1 June 2018



'Don't just go out and get another job in another repair shop. You're better than that.'

'Anyone who's not nice to you does not deserve you.'

'Don't just look into the void. Let the void look into you...'

"A glitchcore horror love story that will not only thrill genre fans but titillate lovers of cinema in general."
- Ryan Larson, Diabolique Magazine

Exclusively on Shudder May 24th

This is an interesting one. You know the way that hipsters have revived the whole board games thing, playing Snakes and Ladders, Ludo, Monopoly and Jenga in their little hipster coffee-houses while they sip their fancy coffee in tiny cups?

Well, this is a film about arcade machines and it's just occurred to me that it's funny that the hipsters haven't cottoned onto these yet as their next stage in the search for all things desirably retro and chic.

Mind you, the machines in this film are haunted to f**k, which might make them a little less desirable in the eyes of the twirly-moustachioed, tight-trousered ones. Anyway, it was just a thought. Let's discuss the movie, ahem.

Os- short for Osgood- is a good-looking young male in his twenties. He works in Jerry's shop repairing and restoring old arcade machines, sometimes even Frankenstein-ing whole new machines together out of the plundered parts of knackered machines. As he says himself, he 'brings the dead back to life.' Doesn't that sound ultra-cool?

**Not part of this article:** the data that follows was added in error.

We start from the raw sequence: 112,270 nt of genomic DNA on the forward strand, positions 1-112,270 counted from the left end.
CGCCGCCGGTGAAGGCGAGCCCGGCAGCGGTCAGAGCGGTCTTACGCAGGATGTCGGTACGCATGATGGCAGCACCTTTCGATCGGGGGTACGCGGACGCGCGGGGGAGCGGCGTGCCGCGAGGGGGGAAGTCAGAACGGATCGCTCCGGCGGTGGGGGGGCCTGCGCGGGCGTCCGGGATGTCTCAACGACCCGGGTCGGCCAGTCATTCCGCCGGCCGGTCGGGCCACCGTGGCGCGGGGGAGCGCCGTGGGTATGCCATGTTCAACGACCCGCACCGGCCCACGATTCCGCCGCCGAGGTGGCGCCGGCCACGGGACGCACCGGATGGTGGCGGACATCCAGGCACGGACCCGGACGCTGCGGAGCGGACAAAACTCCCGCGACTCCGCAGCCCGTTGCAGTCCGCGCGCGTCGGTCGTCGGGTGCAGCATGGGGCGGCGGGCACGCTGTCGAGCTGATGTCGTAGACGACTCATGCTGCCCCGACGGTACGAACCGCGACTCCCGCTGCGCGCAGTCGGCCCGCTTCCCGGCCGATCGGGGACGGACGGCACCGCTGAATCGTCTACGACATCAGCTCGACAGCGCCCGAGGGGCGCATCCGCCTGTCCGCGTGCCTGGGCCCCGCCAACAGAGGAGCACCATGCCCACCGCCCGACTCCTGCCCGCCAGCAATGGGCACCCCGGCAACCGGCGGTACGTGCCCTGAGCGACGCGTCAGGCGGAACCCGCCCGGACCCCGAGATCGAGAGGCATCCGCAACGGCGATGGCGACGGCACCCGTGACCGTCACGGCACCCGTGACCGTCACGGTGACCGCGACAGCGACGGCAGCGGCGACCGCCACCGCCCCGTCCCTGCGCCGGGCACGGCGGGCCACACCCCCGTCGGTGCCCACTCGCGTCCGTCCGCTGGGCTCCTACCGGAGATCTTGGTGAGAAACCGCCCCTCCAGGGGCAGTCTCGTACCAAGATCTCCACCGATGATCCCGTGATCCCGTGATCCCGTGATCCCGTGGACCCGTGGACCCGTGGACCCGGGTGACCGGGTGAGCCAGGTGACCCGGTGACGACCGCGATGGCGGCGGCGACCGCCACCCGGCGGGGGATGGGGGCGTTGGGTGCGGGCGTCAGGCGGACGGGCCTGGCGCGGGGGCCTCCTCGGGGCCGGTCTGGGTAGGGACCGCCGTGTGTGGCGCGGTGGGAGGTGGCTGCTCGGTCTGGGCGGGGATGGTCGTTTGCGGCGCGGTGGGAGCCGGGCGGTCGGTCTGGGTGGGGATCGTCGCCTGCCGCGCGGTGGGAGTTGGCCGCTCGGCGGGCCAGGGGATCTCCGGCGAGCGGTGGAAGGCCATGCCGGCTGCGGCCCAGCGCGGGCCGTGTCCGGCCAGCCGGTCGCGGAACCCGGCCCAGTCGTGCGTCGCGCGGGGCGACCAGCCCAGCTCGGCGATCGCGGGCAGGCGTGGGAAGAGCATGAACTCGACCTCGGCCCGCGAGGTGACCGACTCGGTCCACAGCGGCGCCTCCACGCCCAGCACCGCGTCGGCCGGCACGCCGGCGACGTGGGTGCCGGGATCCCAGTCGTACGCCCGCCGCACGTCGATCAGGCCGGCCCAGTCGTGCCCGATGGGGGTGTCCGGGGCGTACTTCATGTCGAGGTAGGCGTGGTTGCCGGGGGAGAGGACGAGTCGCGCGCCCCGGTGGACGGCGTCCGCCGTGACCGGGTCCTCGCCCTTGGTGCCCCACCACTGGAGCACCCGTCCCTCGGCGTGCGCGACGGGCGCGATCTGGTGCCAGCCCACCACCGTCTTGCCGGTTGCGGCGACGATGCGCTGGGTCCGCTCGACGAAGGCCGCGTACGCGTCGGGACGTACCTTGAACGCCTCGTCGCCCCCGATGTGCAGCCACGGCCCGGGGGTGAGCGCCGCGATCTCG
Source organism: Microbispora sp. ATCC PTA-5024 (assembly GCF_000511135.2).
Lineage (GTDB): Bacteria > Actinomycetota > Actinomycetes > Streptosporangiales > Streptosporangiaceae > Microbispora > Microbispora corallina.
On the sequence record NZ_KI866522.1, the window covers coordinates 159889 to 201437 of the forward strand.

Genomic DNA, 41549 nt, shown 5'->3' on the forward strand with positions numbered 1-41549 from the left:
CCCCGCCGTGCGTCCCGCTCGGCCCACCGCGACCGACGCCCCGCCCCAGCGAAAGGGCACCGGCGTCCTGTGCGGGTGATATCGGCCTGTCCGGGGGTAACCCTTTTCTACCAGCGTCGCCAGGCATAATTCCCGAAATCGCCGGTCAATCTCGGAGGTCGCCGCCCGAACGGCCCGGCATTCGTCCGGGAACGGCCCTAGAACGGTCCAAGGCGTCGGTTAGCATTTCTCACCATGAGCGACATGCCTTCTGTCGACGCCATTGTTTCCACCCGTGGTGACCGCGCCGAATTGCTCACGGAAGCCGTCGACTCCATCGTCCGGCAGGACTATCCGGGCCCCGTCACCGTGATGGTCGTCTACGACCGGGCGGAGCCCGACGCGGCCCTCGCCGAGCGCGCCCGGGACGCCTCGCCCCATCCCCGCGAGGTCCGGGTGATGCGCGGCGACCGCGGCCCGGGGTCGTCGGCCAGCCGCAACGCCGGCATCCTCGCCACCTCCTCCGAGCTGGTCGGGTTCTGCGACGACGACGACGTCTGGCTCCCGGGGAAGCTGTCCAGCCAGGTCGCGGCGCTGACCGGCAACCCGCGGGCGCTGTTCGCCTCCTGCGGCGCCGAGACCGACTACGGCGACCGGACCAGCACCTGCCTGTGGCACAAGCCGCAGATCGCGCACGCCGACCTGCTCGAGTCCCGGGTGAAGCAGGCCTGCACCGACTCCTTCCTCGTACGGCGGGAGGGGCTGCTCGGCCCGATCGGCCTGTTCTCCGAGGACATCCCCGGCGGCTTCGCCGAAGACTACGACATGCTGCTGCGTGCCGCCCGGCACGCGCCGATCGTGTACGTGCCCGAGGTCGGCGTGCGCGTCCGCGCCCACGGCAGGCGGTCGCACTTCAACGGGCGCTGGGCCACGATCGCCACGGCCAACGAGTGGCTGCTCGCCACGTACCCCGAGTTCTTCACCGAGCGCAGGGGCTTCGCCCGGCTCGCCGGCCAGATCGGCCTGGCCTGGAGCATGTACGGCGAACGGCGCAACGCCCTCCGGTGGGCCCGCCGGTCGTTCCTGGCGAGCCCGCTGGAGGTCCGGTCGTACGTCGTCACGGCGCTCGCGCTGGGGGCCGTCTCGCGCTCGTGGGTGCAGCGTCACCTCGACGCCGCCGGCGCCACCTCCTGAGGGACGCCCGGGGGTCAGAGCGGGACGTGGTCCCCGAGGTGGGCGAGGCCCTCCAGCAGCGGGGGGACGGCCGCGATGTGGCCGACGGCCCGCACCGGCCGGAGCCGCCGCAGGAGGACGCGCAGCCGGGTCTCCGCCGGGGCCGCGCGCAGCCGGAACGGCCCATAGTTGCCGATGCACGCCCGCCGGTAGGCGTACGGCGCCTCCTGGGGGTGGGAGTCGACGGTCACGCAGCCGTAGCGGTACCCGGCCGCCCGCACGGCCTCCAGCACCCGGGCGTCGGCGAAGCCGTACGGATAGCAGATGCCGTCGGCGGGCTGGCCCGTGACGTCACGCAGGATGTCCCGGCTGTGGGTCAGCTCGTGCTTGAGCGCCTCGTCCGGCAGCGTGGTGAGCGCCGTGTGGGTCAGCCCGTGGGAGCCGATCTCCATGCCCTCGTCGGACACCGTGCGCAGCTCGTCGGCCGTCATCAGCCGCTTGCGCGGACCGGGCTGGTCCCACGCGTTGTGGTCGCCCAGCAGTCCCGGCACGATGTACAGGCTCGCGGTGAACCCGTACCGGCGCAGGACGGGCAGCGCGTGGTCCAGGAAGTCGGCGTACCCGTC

I wonder if Os has a touch of autism or Asperger's Syndrome about him. He's super-intelligent as regards the computer games he works with and has even written his own game. He just needs a graphic artist to help him with the arty side of it.

On the other hand, his social skills need some serious work doing to them. When a girl chats him up in the town's one bar, he doesn't exactly give her any help. But this Tess one, she's a pushy chick. She talks him into a date, or at least an arrangement to 'hang out'- yep, this is so that guys don't get scared and run off- the next day.

While Os is being railroaded into a relationship by Tess, his boss Jerry is being killed in the shop by a down-and-out he's had to shoo away from the place before. This is on the same day that Jerry's told Os that the shop is going to have to shut down because, well, no-one plays those old arcade machines any more. 

This is where the hipsters could jump in and save the day, lol. I'm only surprised that they haven't already. Crushing on retro arcade machines is right up their street. I only hope that that street has enough coffee stops/shops with free Wi-Fi on it. 

What's that you're asking me? When will I stop my insensitive hipster-bashing? Short answer? Never. Not until they shave off their silly facial hair and start wearing normal slacks again and leave the board games where they belong. That's right, in the charity shops, lol.